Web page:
The Polar Express (Two-Disc Widescreen Edition) Review
It is Christmas Eve and a young boy lies awake listening out for the ringing of sleigh bells to announce the arrival of Santa Claus. But doubts are creeping in as slowly and as surely as the snow falls outside. A book of cuttings from newspapers slyly hint at there not being a real Santa, the milk and cookies remain uneaten, the red hat in his father's pocket is an old thing that anyone with a dollar could buy and his parents whisper about the magic of Christmas being over for their son, unaware that he is still awake. The boy so wants to believe but it's hard when so much of Christmas winks to say that it's all but a myth.
But as the lights in the house go out, a mysterious train arrives outside and the warm glow from the windows of its carriages light up the boy's room. Going outside in his nightgown and slippers, he is asked by the conductor to hop aboard and, for a moment, almost refuses, only jumping on as the train picks up speed. He's soon glad that he did, though, as the conductor announces that the train is the Polar Express and, with only one more stop, will soon be on its way to its final destination - the North Pole, where Santa awaits its arrival to give one lucky child the first gift of Christmas. Getting there isn't so easy, though, with a ticket to hold on to, a terrifying drop through a deep ravine, a frozen lake and a ghostly hobo who might be doing more than playing with the boy when he laughs off Santa being real...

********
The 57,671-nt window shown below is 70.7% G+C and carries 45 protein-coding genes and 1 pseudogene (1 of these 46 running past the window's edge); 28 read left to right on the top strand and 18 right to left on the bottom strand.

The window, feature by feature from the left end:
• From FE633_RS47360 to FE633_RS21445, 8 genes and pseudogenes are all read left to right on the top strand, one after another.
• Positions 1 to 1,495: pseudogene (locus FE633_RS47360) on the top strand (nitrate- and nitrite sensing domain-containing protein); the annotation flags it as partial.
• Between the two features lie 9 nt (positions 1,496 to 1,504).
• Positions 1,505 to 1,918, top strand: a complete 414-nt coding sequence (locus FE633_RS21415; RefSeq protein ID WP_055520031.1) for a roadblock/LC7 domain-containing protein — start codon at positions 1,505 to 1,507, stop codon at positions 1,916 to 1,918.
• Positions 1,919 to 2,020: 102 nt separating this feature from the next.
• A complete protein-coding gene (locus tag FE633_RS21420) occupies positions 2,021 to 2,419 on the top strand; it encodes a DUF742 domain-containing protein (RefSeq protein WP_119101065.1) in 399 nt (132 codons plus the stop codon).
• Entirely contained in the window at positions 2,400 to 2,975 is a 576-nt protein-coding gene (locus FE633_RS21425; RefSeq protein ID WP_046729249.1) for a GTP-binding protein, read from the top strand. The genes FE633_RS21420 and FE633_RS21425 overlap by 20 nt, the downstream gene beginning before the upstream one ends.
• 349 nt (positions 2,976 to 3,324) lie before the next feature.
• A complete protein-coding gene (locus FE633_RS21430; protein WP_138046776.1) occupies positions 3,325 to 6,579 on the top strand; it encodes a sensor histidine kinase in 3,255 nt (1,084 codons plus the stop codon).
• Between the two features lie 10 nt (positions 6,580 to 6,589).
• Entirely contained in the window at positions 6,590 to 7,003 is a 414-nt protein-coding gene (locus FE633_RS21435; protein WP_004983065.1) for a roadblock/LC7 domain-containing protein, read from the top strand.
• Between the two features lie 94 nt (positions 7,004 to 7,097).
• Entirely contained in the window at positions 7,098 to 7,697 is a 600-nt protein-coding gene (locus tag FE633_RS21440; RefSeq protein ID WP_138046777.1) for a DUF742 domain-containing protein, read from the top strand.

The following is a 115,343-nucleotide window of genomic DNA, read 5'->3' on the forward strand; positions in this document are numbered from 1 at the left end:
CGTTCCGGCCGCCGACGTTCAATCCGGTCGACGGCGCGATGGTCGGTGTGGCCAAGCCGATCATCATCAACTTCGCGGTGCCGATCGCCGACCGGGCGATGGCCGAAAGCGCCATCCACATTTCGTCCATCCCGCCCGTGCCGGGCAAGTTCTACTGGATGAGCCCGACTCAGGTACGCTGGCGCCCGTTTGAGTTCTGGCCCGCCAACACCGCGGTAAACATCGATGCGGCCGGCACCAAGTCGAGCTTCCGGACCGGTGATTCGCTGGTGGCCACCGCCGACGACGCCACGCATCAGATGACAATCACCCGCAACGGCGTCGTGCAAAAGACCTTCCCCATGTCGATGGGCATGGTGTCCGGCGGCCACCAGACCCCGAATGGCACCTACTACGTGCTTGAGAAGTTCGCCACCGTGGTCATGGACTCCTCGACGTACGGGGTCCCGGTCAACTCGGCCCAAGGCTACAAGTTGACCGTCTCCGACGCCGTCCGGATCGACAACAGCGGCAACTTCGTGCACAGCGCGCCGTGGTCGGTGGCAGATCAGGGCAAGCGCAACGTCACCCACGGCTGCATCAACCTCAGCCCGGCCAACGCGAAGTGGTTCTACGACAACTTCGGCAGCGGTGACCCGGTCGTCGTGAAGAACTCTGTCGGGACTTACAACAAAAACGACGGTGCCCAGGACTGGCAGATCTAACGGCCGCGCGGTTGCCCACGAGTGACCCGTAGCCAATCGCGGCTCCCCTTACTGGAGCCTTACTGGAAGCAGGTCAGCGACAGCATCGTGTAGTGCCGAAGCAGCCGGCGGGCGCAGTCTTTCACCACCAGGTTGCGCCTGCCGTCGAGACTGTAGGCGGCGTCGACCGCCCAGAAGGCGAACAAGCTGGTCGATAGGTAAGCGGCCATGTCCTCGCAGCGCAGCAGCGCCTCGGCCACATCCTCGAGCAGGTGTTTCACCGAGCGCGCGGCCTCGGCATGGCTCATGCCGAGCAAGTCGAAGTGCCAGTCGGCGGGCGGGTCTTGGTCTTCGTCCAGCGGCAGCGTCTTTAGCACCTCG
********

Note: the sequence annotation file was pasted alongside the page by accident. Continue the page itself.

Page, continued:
Ask yourself what you know about The Polar Express and the first thing you answer with will doubtless be the odd animation that, to some, leaves the cast looking particularly lifeless, their glassy eyes looking almost too perfect to be human. It's one of the odd paradoxes about human animation that the closer one gets to reality, the more unreal it looks. Seemingly, we prefer to see caricatures of ourselves rather than an attempt to emulate the real thing. And so, despite a blizzard of advertising on television and in the cinemas, The Polar Express enjoyed a success that built steadily between its original release date in mid-November 2004 and Christmas of that year, quite unlike the frenetic takings at the box office that one now associates with the release of blockbusters. Unfortunately, there really is no way to offer a true glimpse of how startling and frequently wonderful the animation is other than in words. For once, the screenshots really do not do this film justice, appearing as lifeless as the actual film has been reputed to be when, in fact, the movie sparkles like the instant Christmas classic that it is.
The joy of the film is in its sticking to the children's book by Chris Van Allsburg, which sees a boy's faith in Santa confirmed by a magical trip on the Polar Express to the North Pole, where the gift of a sleigh bell will be a constant reminder to the boy of his visit to Santa, even as he grows up and older. In a sweet, carefully considered nod to children, who surely wonder why their parents are not equally blessed by gifts on Christmas morning, the bell can only be heard by those who still believe, sounding quite silent to those who don't. It should be remembered that Van Allsburg wasn't reaching out to very young children, despite how well they received his book and, later, this film. Instead, Van Allsburg was looking to catch the attention of slightly older children, those, say, aged eight or nine, who are caught in the years in which questions about Santa first arise. As such, the characters in his book have a realistic appearance, which was surer to appeal to its target age group than, say, the cartoon characters of Olive, The Other Reindeer that attracts a much younger audience.